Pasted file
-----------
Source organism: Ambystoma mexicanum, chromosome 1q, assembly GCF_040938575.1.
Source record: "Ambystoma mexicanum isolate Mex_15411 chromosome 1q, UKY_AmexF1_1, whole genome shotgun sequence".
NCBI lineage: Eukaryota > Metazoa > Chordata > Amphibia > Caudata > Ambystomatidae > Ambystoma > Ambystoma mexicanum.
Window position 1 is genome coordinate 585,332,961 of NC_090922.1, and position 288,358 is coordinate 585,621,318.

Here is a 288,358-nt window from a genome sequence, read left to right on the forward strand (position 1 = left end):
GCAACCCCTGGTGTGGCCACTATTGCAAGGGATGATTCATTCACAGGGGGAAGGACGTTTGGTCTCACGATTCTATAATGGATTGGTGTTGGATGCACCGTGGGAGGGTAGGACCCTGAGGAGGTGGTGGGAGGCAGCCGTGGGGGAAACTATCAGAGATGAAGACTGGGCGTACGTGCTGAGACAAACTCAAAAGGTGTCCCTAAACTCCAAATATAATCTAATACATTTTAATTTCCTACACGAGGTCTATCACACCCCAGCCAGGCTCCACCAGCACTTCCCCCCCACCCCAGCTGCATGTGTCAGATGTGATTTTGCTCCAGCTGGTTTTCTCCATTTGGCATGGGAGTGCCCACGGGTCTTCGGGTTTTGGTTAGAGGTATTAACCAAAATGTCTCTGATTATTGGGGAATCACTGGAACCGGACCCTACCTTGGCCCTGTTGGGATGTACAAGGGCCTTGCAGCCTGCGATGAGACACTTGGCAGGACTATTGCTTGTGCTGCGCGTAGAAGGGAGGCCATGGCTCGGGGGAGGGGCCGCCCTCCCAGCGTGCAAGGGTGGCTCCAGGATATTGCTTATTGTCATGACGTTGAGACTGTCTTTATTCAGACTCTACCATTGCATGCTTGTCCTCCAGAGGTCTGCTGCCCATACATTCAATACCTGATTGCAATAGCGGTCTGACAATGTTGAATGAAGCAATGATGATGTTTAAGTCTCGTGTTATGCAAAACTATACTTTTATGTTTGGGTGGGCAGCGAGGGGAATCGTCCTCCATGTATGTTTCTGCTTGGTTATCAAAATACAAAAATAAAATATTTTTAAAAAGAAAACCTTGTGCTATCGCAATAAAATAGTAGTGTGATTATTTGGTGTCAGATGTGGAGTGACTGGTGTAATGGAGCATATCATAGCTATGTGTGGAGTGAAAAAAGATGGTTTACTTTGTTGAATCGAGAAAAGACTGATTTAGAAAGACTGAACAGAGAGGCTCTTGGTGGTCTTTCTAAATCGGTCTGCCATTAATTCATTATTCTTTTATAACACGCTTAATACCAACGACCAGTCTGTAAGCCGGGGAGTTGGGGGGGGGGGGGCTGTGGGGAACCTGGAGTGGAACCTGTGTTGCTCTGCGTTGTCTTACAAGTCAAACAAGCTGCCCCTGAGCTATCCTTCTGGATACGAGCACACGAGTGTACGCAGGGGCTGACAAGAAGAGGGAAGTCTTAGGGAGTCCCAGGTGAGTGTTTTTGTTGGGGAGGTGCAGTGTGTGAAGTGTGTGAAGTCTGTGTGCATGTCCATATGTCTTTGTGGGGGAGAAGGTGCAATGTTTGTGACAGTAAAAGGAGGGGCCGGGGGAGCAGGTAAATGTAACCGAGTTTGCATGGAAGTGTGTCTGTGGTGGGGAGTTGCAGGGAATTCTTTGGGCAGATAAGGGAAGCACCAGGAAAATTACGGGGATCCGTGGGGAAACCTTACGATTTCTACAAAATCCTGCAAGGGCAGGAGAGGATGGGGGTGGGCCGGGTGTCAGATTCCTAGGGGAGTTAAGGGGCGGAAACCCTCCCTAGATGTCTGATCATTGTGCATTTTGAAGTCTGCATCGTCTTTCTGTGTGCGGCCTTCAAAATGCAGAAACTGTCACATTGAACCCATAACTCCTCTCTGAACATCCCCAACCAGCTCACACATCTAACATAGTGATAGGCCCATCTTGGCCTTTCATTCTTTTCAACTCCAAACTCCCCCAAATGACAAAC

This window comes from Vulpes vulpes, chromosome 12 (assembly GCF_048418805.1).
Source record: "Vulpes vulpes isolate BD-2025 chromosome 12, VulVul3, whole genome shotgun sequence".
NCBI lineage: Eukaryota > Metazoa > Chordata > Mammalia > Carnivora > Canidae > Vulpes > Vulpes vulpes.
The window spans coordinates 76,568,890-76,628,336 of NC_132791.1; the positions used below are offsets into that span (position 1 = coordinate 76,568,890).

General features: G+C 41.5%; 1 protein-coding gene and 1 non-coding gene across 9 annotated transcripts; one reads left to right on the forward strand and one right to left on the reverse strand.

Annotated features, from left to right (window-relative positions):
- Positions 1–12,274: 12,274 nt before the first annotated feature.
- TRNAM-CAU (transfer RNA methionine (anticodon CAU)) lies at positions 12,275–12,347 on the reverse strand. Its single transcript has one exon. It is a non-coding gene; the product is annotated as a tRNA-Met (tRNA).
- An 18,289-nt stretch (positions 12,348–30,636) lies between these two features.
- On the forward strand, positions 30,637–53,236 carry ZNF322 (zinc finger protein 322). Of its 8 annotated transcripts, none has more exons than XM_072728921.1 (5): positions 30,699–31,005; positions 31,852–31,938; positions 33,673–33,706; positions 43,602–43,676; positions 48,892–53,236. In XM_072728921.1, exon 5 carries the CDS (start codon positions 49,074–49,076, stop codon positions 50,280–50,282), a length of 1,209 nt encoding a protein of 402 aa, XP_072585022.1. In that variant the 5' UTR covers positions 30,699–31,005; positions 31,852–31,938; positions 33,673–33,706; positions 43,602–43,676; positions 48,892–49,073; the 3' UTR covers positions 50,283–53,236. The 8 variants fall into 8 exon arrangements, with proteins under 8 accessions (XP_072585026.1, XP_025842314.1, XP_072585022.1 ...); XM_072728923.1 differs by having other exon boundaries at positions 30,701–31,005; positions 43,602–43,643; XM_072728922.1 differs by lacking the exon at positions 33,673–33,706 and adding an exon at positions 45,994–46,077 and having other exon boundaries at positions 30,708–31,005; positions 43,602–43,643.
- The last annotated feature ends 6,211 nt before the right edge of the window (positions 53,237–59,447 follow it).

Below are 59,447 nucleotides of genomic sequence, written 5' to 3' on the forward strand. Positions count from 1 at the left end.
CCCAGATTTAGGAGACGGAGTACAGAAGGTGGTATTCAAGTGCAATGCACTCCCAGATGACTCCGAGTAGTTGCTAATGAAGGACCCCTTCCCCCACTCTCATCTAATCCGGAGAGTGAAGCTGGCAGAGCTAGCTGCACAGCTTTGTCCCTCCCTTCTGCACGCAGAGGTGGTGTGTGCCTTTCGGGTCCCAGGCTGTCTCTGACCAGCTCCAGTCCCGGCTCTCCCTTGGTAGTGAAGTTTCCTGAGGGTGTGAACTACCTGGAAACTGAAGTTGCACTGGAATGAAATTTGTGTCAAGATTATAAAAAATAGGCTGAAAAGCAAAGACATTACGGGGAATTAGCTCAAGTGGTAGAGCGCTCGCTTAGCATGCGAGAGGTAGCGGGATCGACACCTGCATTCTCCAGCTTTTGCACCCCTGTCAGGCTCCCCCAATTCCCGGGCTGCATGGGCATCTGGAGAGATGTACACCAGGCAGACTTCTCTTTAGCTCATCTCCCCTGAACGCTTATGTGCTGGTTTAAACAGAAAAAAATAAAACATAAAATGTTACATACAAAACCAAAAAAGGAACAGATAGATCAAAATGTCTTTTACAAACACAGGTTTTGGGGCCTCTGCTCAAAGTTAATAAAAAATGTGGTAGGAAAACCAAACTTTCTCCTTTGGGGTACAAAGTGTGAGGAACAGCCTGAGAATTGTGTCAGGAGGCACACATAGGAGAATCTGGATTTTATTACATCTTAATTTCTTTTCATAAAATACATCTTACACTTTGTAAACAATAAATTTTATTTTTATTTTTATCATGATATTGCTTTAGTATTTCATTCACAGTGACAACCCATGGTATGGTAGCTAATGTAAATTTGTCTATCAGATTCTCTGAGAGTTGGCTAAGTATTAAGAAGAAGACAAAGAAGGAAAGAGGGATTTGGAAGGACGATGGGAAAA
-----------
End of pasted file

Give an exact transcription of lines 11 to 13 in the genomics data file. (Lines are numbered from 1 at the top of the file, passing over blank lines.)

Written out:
General features: G+C 41.5%; 1 protein-coding gene and 1 non-coding gene across 9 annotated transcripts; one reads left to right on the forward strand and one right to left on the reverse strand.

Annotated features, from left to right (window-relative positions):
- Positions 1–12,274: 12,274 nt before the first annotated feature.